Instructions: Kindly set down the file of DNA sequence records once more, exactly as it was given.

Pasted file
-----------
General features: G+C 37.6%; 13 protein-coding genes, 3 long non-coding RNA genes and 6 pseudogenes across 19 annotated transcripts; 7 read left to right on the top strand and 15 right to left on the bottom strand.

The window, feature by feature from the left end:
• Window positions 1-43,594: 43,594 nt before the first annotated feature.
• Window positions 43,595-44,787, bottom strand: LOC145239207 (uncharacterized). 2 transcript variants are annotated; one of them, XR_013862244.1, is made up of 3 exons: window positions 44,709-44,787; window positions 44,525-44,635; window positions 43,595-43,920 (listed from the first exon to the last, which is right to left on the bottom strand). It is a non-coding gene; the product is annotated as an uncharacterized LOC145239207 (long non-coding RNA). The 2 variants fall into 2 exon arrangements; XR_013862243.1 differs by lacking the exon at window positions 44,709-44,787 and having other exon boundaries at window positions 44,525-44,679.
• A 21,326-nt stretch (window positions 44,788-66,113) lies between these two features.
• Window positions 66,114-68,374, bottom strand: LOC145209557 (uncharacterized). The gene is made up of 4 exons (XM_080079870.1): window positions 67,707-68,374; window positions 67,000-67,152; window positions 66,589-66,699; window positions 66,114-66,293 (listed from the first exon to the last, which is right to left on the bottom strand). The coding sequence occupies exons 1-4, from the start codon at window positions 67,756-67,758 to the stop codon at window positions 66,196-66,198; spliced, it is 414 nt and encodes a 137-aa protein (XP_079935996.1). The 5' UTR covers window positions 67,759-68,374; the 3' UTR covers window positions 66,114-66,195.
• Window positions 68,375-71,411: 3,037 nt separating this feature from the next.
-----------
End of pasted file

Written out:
General features: G+C 37.6%; 13 protein-coding genes, 3 long non-coding RNA genes and 6 pseudogenes across 19 annotated transcripts; 7 read left to right on the top strand and 15 right to left on the bottom strand.

The window, feature by feature from the left end:
• Window positions 1-43,594: 43,594 nt before the first annotated feature.
• Window positions 43,595-44,787, bottom strand: LOC145239207 (uncharacterized). 2 transcript variants are annotated; one of them, XR_013862244.1, is made up of 3 exons: window positions 44,709-44,787; window positions 44,525-44,635; window positions 43,595-43,920 (listed from the first exon to the last, which is right to left on the bottom strand). It is a non-coding gene; the product is annotated as an uncharacterized LOC145239207 (long non-coding RNA). The 2 variants fall into 2 exon arrangements; XR_013862243.1 differs by lacking the exon at window positions 44,709-44,787 and having other exon boundaries at window positions 44,525-44,679.
• A 21,326-nt stretch (window positions 44,788-66,113) lies between these two features.
• Window positions 66,114-68,374, bottom strand: LOC145209557 (uncharacterized). The gene is made up of 4 exons (XM_080079870.1): window positions 67,707-68,374; window positions 67,000-67,152; window positions 66,589-66,699; window positions 66,114-66,293 (listed from the first exon to the last, which is right to left on the bottom strand). The coding sequence occupies exons 1-4, from the start codon at window positions 67,756-67,758 to the stop codon at window positions 66,196-66,198; spliced, it is 414 nt and encodes a 137-aa protein (XP_079935996.1). The 5' UTR covers window positions 67,759-68,374; the 3' UTR covers window positions 66,114-66,195.
• Window positions 68,375-71,411: 3,037 nt separating this feature from the next.